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2080 by Jennifer - Sci Fi - In 2015, a young Becky writes and seals a letter to her future relatives, giving a time and place to meet up if time travel is ever invented. In 2080, Bella is handed a half burnt letter and made an offer she can't refuse .. 59 pages - doc, format
------------- You will miss 100% of the shots you don't take. - Wayne Gretzky
Posted: January 11th, 2013, 3:09pm
Ha! Funny thing, I was once planning on writing a script called "2085", but mine's basically an 80s movie... set in the future.
Anyway, I could tell before opening this that it's got problems. 59 pages is way too short to be a feature, and too long to be a short. Basically, it's an awkward length. A feature should be at least 90 pages, but personally, I think 100-110 is the best length.
But since the formatting is off (more on that in a minute), your length is definitely going to change when you correct it.
Don't put "FIRST DRAFT" on your title page. It's never good to put the draft name on the copy you send to people... FIRST DRAFT tells us you haven't revised it (which usually means it has issues) and FINAL DRAFT makes us expect a perfectly polished script... which almost never happens.
And like I said, the format is way off here. Seriously-- download some formatting software. I recommend Celtx, and others seem to like Trelby (which I haven't used. Both are free). They let you crate pdfs, which is the accepted format around here... and everywhere else. Most people won't even open a script in doc format.
So like I said, format this correctly... and the length will definitely change. From there, you may have to expand/cut things from the story to be in the 90-110 page range.
So I could go over the basics of format... begin with "FADE IN:" to the left, you need a slugline to give us the location... but since I haven't seen you around here and I'm not sure if you're here to read this, I'll just link you to some good sites on format. You'll get more out of that, anyway.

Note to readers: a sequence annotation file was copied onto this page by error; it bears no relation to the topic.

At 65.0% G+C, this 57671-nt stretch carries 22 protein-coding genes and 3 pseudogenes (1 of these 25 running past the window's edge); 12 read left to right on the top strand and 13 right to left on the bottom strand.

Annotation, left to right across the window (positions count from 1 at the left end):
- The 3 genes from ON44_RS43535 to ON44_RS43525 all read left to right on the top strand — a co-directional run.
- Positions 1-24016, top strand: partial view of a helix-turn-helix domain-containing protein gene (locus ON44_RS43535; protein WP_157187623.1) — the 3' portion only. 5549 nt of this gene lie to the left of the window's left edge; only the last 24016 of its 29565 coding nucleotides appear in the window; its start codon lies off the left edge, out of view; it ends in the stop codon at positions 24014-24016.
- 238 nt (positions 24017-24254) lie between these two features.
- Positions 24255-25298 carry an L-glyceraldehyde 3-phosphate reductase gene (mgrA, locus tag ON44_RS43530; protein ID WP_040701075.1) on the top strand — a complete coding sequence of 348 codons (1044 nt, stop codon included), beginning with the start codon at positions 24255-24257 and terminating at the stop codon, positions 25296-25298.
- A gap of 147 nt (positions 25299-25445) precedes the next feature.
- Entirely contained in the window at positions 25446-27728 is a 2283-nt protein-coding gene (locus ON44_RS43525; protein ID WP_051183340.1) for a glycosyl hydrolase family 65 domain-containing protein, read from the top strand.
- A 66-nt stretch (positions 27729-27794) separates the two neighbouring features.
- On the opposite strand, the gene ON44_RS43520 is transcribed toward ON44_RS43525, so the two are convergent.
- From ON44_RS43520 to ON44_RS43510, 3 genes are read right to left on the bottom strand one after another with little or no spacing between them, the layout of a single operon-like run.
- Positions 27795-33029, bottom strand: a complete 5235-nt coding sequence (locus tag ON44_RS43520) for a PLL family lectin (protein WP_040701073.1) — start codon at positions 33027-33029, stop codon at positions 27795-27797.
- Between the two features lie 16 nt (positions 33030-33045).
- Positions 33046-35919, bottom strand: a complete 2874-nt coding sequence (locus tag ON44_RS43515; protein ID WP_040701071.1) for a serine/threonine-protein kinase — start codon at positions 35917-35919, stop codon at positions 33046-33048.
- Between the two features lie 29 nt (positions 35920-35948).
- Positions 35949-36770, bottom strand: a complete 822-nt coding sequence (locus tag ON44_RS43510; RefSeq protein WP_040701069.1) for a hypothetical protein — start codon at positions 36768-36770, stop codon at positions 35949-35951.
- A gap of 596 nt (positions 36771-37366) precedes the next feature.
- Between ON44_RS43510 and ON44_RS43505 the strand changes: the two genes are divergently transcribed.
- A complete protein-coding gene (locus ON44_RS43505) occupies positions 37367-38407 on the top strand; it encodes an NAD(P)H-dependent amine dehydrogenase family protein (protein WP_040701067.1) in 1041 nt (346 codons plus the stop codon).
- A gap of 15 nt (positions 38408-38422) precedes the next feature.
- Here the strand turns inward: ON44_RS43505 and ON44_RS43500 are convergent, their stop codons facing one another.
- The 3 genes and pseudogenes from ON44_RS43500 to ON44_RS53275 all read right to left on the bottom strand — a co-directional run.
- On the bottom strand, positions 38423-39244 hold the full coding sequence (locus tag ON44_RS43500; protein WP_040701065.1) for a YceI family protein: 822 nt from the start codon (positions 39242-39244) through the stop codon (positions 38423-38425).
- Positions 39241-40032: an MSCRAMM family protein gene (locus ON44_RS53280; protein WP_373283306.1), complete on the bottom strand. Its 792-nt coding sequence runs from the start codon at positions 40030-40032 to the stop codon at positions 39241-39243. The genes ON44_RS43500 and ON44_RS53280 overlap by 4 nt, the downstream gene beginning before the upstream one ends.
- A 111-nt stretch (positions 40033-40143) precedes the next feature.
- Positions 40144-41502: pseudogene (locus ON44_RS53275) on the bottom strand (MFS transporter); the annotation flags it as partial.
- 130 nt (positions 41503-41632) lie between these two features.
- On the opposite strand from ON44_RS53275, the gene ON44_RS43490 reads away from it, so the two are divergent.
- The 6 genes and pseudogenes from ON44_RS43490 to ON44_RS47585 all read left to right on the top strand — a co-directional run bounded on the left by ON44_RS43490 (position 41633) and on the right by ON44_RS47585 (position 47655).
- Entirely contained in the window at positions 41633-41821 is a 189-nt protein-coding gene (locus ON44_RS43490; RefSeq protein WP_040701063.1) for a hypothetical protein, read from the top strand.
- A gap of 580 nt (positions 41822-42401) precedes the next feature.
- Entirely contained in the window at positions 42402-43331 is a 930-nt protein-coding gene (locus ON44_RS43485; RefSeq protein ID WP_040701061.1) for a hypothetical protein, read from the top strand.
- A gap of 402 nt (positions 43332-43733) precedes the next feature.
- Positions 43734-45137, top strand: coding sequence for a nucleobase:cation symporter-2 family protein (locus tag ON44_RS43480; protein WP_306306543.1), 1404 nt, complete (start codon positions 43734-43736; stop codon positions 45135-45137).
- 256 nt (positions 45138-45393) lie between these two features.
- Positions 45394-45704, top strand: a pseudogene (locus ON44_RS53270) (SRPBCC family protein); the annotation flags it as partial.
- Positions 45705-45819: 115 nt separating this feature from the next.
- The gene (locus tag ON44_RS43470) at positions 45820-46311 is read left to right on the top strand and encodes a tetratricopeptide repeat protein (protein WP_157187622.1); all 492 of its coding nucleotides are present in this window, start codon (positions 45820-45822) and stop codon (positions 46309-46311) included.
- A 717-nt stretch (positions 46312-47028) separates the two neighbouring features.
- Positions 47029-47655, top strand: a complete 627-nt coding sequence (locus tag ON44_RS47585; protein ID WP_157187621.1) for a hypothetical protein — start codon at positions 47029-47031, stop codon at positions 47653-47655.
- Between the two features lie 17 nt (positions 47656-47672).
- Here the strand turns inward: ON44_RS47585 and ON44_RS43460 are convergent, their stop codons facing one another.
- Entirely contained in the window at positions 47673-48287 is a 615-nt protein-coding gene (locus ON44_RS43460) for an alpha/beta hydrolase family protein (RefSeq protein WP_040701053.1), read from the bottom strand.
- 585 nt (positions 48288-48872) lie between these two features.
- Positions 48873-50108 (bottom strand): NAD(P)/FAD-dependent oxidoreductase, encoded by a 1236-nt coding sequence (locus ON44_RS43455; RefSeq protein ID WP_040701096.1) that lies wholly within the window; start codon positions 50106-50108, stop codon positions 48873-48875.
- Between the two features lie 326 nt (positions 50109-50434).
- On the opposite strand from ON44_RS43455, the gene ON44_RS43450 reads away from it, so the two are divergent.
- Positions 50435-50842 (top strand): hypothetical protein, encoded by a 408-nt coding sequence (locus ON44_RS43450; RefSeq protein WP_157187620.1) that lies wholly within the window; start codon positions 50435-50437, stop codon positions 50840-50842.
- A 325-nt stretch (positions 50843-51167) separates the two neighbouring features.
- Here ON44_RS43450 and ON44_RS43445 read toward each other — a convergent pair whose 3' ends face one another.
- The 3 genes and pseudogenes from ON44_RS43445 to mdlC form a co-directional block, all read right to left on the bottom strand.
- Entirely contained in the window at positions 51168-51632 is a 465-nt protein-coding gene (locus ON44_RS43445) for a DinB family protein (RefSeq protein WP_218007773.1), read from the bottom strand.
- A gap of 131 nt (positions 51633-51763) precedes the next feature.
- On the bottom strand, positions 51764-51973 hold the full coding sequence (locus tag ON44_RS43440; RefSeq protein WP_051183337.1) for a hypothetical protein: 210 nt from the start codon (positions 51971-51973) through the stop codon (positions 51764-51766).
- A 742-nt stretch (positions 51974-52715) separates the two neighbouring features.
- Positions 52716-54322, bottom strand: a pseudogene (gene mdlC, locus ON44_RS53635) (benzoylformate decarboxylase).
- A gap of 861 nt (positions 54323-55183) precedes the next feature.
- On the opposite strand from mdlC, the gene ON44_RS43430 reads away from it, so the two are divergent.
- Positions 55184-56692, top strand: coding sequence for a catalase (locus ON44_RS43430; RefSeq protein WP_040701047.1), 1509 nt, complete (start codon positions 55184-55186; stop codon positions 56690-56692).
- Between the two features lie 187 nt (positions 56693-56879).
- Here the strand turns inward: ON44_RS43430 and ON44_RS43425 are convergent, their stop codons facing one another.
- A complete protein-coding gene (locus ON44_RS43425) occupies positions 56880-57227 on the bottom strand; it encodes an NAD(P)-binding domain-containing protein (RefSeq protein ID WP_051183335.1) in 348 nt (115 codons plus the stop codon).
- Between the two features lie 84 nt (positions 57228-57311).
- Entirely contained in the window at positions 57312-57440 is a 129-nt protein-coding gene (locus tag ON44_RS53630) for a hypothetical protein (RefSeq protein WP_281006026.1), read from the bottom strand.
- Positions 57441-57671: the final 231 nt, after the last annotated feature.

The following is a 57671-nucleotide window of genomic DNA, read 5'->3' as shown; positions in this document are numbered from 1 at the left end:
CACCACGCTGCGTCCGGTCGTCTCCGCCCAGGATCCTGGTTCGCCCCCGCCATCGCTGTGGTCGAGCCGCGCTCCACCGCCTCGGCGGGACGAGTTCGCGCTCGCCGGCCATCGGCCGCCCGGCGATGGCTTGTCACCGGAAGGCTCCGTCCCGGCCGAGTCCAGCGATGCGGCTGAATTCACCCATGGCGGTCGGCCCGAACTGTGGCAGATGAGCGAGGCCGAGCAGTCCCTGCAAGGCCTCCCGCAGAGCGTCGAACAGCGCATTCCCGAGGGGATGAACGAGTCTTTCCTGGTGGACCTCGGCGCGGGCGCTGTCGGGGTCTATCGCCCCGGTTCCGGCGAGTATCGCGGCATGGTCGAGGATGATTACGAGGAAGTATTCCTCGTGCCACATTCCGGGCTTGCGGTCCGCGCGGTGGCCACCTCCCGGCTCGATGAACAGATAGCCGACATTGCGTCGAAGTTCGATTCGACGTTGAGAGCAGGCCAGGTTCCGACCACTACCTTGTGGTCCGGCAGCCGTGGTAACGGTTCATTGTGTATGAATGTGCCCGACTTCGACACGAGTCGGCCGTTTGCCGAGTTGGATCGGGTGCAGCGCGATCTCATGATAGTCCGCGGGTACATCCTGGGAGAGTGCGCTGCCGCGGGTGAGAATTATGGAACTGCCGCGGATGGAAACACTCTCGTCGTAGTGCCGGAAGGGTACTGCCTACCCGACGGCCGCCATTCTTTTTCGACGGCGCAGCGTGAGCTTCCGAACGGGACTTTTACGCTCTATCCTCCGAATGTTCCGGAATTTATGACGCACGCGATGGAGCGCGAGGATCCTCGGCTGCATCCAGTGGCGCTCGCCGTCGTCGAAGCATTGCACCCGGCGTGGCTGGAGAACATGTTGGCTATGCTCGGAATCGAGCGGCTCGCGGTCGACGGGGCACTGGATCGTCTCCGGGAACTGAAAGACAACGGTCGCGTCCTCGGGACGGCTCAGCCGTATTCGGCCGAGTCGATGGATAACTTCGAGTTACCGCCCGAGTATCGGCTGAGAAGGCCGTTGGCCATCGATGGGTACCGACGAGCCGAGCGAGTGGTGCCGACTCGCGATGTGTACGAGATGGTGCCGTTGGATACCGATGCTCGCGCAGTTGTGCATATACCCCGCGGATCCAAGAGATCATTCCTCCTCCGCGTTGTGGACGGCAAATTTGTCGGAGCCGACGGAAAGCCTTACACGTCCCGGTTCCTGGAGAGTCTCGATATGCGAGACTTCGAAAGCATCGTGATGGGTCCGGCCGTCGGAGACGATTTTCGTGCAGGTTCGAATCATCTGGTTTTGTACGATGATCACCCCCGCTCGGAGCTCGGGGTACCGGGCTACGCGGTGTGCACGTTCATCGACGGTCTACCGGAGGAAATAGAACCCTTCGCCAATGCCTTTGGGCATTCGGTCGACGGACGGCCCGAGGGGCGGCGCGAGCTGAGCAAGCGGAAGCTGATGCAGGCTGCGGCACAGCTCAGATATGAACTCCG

You can learn everything about format by merely googling "how to format a screenplay". Here's a good source...
Only write what you see on the screen. I'm sure you've probably heard the phrase "show, don't tell". That's because film is a visual medium, and everything in your script must be something you can actually film.
Your opening sentence is "the date is 26th October, 2016" which is telling, not showing. How would you film this, anyway?
So basically... Keep it visual. You may even want to write
...if you want text to come up on the screen. That way we know the year, and now it's possible to actually see it on screen.
There are also a lot of issues with the action lines themselves. Screenplays should be written with active verbs. Instead of "she is sitting" or "she is sat", write "she sits". "They are stabbing each other" should be "they stab each other". Keep it active.
Action paragraphs should be 4 lines or less. Right here you've got an 8 line paragraph, which is way to long. Split it up. Divide individual actions up into individual paragraphs. Paragraph one, Bella's sitting in a chair. Paragraph two, people around her stab each other.
It'll get easier, and you'll get better the more you write, but basically, try to write like you're watching a movie. On screen, what will we notice first? We'll see Bella tied to a chair... then we'll notice the people around her stabbing each other.
Also, write character names in ALL CAPS when they appear on the screen for the first time.